Space Science Reviews

, Volume 153, Issue 1–4, pp 299–315

Radiolysis and Photolysis of Icy Satellite Surfaces: Experiments and Theory

  • T. Cassidy
  • P. Coll
  • F. Raulin
  • R. W. Carlson
  • R. E. Johnson
  • M. J. Loeffler
  • K. P. Hand
  • R. A. Baragiola
Article

DOI: 10.1007/s11214-009-9625-3

Cite this article as:
Cassidy, T., Coll, P., Raulin, F. et al. Space Sci Rev (2010) 153: 299. doi:10.1007/s11214-009-9625-3

Abstract

The transport and exchange of material between bodies in the outer solar system is often facilitated by their exposure to ionizing radiation. With this in mind we review the effects of energetic ions, electrons and UV photons on materials present in the outer solar system. We consider radiolysis, photolysis, and sputtering of low temperature solids. Radiolysis and photolysis are the chemistry that follows the bond breaking and ionization produced by incident radiation, producing, e.g., O2 and H2 from irradiated H2O ice. Sputtering is the ejection of molecules by incident radiation. Both processes are particularly effective on ices in the outer solar system. Materials reviewed include H2O ice, sulfur-containing compounds (such as SO2 and S8), carbon-containing compounds (such as CH4), nitrogen-containing compounds (such as NH3 and N2), and mixtures of those compounds. We also review the effects of ionizing radiation on a mixture of N2 and CH4 gases, as appropriate to Titan’s upper atmosphere, where radiolysis and photolysis produce complex organic compounds (tholins).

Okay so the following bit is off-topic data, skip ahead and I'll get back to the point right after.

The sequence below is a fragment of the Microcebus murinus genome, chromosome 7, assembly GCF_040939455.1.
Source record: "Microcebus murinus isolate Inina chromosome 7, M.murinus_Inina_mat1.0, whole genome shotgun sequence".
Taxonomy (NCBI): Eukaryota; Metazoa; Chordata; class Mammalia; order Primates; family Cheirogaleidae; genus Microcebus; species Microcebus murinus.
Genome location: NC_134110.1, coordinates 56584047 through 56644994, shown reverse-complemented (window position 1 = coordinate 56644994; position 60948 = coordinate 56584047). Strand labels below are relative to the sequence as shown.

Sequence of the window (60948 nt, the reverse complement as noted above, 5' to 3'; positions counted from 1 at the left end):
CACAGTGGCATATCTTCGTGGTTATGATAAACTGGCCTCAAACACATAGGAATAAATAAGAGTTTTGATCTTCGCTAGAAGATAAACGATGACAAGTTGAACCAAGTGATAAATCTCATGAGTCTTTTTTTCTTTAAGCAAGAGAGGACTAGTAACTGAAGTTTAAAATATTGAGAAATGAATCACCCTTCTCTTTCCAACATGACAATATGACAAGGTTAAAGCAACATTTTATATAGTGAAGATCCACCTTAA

Keywords

Radiolysis Photolysis Sputtering Tholins Ices 

Copyright information

© Springer Science+Business Media B.V. 2010

Authors and Affiliations

  • T. Cassidy
    • 1
    • 2
  • P. Coll
    • 3
  • F. Raulin
    • 4
  • R. W. Carlson
    • 5
  • R. E. Johnson
    • 2
    • 6
  • M. J. Loeffler
    • 7
  • K. P. Hand
    • 5
  • R. A. Baragiola
    • 8
  1. 1.Jet Propulsion LaboratoryCalifornia Institute of TechnologyPasadenaUSA
  2. 2.Engineering Physics ProgramUniversity of VirginiaCharlottesvilleUSA
  3. 3.Laboratoire Interuniversitaire des Systèmes AtmosphériquesUniversité Paris 7 - Denis DiderotCréteilFrance
  4. 4.Laboratoire Interuniversitaire des Systèmes Atmosphériques, UMR 7583, Université Paris 7 et Paris 12CNRSCréteilFrance
  5. 5.Jet Propulsion LaboratoryCalifornia Institute of TechnologyPasadenaUSA
  6. 6.Physics Dept.New York UniversityNew YorkUSA
  7. 7.Astrochemistry LaboratoryNASA Goddard Spaceflight CenterGreenbeltUSA
  8. 8.Laboratory for Atomic and Surface PhysicsUniversity of VirginiaCharlottesvilleUSA

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